BAPCo SYSmark 25

The Intel NUC11BTMi9 (Beast Canyon) was evaluated using our Fall 2018 test suite for small-form factor PCs. In the first section, we will be looking at SYSmark 25.

BAPCo's SYSmark 25 is an application-based benchmark that uses real-world applications to replay usage patterns of business users in the areas of productivity, creativity, and responsiveness. The 'Productivity Scenario' covers office-centric activities including word processing, spreadsheet usage, financial analysis, software development, application installation, file compression, and e-mail management. The 'Creativity Scenario' represents media-centric activities such as digital photo processing, AI and ML for face recognition in photos and videos for the purpose of content creation, etc. The 'Responsiveness Scenario' evaluates the ability of the system to react in a quick manner to user inputs in areas such as application and file launches, web browsing, and multi-tasking.

Scores are meant to be compared against a reference desktop (the SYSmark 25 calibration system, a Lenovo Thinkcenter M720q with a Core i5-8500T and 8GB of DDR4 memory to go with a 256GB M.2 NVMe SSD). The calibration system scores 1000 in each of the scenarios. A score of, say, 2000, would imply that the system under test is twice as fast as the reference system.

SYSmark 25 - Productivity

SYSmark 25 - Creativity

SYSmark 25 - Responsiveness

SYSmark 25 - Overall

SYSmark 25 also adds energy measurement to the mix. A high score in the SYSmark benchmarks might be nice to have, but, potential customers also need to determine the balance between power consumption and the efficiency of the system. For example, in the average office scenario, it might not be worth purchasing a noisy and power-hungry PC just because it ends up with a 2000 score in the SYSmark 2014 SE benchmarks. In order to provide a balanced perspective, SYSmark 25 also allows vendors and decision makers to track the energy consumption during each workload. In the graphs below, we find the total energy consumed by the PC under test for a single iteration of each SYSmark 25 workload. For reference, the calibration system consumes 8.88 Wh for productivity, 10.81 Wh for creativity, and 19.69 Wh overall.

SYSmark 25 - Productivity Energy Consumption

SYSmark 25 - Creativity Energy Consumption


SYSmark 25 - Overall Energy Consumption

The Beast Canyon outscores the Ghost Canyon by around 20%. The increase in energy consumption is miniscule.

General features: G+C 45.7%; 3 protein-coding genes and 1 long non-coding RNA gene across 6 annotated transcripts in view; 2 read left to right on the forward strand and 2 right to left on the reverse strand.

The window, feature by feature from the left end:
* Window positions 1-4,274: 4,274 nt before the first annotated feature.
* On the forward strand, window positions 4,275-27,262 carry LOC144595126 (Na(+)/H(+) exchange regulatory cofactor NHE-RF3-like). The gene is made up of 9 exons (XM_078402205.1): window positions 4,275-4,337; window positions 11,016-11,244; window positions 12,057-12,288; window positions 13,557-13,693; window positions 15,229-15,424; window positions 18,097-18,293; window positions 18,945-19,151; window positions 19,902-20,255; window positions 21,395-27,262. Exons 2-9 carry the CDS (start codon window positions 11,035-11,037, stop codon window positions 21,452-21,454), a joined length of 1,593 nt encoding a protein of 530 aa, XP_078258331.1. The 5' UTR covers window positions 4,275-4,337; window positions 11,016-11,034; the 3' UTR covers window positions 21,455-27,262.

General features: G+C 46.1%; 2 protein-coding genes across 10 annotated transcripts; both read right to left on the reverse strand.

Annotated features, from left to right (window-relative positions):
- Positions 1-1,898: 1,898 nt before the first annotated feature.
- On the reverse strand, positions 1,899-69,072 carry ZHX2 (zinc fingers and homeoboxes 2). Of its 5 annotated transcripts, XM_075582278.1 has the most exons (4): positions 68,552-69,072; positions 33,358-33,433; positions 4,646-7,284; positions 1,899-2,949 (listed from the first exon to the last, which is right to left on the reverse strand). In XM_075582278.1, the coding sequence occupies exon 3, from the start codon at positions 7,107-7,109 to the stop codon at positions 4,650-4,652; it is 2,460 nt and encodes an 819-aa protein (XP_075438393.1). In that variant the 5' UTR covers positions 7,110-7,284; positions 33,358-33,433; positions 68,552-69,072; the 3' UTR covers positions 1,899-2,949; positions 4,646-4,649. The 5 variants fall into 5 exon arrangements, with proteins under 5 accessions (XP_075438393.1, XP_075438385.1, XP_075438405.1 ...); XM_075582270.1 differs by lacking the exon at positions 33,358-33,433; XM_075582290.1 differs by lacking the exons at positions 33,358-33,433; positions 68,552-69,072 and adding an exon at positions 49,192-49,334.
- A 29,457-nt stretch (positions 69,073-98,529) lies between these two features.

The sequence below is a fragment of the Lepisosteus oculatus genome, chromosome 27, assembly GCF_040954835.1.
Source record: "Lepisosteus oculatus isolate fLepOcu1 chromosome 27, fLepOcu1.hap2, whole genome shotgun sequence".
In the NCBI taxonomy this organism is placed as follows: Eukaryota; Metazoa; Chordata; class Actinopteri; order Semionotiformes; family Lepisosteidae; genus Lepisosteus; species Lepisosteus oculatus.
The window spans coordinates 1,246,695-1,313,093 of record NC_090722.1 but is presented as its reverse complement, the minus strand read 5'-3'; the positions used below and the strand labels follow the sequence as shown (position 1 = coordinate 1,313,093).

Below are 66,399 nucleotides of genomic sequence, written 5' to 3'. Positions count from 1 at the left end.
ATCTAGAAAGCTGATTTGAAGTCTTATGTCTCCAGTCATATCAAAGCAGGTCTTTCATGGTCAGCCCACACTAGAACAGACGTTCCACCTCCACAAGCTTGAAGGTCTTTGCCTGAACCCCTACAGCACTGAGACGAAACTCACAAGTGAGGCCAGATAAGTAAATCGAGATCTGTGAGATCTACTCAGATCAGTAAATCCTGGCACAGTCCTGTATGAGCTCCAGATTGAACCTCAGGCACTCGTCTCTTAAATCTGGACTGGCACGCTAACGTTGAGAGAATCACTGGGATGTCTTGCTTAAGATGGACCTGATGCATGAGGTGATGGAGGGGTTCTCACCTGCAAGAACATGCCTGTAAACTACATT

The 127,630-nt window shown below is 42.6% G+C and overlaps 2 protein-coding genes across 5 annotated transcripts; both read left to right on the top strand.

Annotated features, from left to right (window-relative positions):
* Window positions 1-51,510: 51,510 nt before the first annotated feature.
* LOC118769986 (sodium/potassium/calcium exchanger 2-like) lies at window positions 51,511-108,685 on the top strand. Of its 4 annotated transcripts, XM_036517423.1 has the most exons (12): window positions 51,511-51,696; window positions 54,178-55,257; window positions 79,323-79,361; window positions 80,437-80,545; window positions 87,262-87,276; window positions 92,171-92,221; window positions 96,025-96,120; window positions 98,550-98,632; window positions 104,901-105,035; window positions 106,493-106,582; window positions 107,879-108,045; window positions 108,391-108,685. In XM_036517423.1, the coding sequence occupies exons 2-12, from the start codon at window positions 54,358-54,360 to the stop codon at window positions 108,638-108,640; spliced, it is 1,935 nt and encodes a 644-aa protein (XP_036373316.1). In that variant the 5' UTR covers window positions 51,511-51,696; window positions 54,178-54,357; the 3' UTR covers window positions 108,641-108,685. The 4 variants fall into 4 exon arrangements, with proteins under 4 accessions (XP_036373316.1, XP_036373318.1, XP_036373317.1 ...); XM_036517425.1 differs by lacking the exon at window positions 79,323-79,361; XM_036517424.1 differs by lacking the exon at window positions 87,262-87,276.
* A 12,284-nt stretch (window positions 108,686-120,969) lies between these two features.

Setup Notes and Platform Analysis UL Benchmarks - PCMark and 3DMark
Comments Locked


View All Comments

  • meacupla - Friday, July 30, 2021 - link

    Of all the parts that are likely to fail prematurely in a PC, the least likely is the CPU, followed by the mobo.

    For mobo failures, it's either DOA, or after 5yrs+. By the time you hit 5yrs+, there is a high likelyhood you can't find a replacement ITX mobo anyways, thus forcing you to buy both CPU+mobo, and potentially RAM.

    I mean, if you are that worried about premature failure outside of warranty, just buy a 3yr or 5yr extended warranty with the seller.
  • mode_13h - Monday, August 2, 2021 - link

    In terms of part replaceability, I'd worry that the form factor would be a big impediment to part selection. That'd be the main rationale for preferring a standard desktop.

    The main reason I'd buy this machine is that it's the only way to get a Tiger Lake-H, outside of laptop.
  • TheinsanegamerN - Thursday, July 29, 2021 - link

    I see that cooling and all I can think of is *noise*
  • meacupla - Friday, July 30, 2021 - link

    From what I've seen in other reviews, it's very quiet, even at full load.
  • Spunjji - Friday, July 30, 2021 - link

    I really don't trust most reviewers' assessments of what is and it not quiet, sadly. It does look like it might be engineered well enough not to be a constant irritant, but that type of fan has a high noise floor and a relatively high pitch by default.
  • meacupla - Friday, July 30, 2021 - link

    Okay, well, you can go down your "I don't trust most reviewers" rabbit hole then.
  • Oxford Guy - Wednesday, August 11, 2021 - link

    I trust that this review’s comment about production BIOS fan noise is an example of tasteful understatement.
  • willis936 - Friday, July 30, 2021 - link

    You see 3x 120x25 mm fans and think "that's going to be loud"?
  • alpha754293 - Thursday, July 29, 2021 - link

    a) This is the formerly Sun Microsystems Penguin on steroids.
    (Add-in card based computers is nothing new. Google it.)

    b) It would be interesting to see a time history trace/plot of the CPU frequency during the CPU stress test because I've found that the 100 mm x 100 mm generation of Intel NUCs - the CPUs were SEVERELY limited and would thermal throttle very quickly under full CPU load such that you weren't ever able to use said Intel NUCs to its fullest potential.

    c) It's really a shame that AMD doesn't have something like this.
  • AdrianBc - Thursday, July 29, 2021 - link

    The thermal behavior of the 100 mm x 100 mm NUCs has varied a lot from generation to generation, because they have used different coolers, some more efficient others less efficient, some noisier other less noisy.

    I have more than a dozen of different NUCs and I believe that the best coolers were in their 8th generation, i.e. 2018/2019, with Coffee Lake or Cannon Lake CPUs (Cannon Lake was of course a pathetic CPU, but they used the same good coolers like Coffee Lake).

    Those 8th generation NUC coolers were practically silent in normal operation and they allowed in the i7 Cofee Lake model a power dissipation of 50 W for the first half minute then of 30 W forever, which was much better than any laptop that used the same CPU (e.g. Apple).

    So with adequate coolers it is possible to have good performance even in the 100 mm x 100 mm (4 inch) size.

Log in

Don't have an account? Sign up now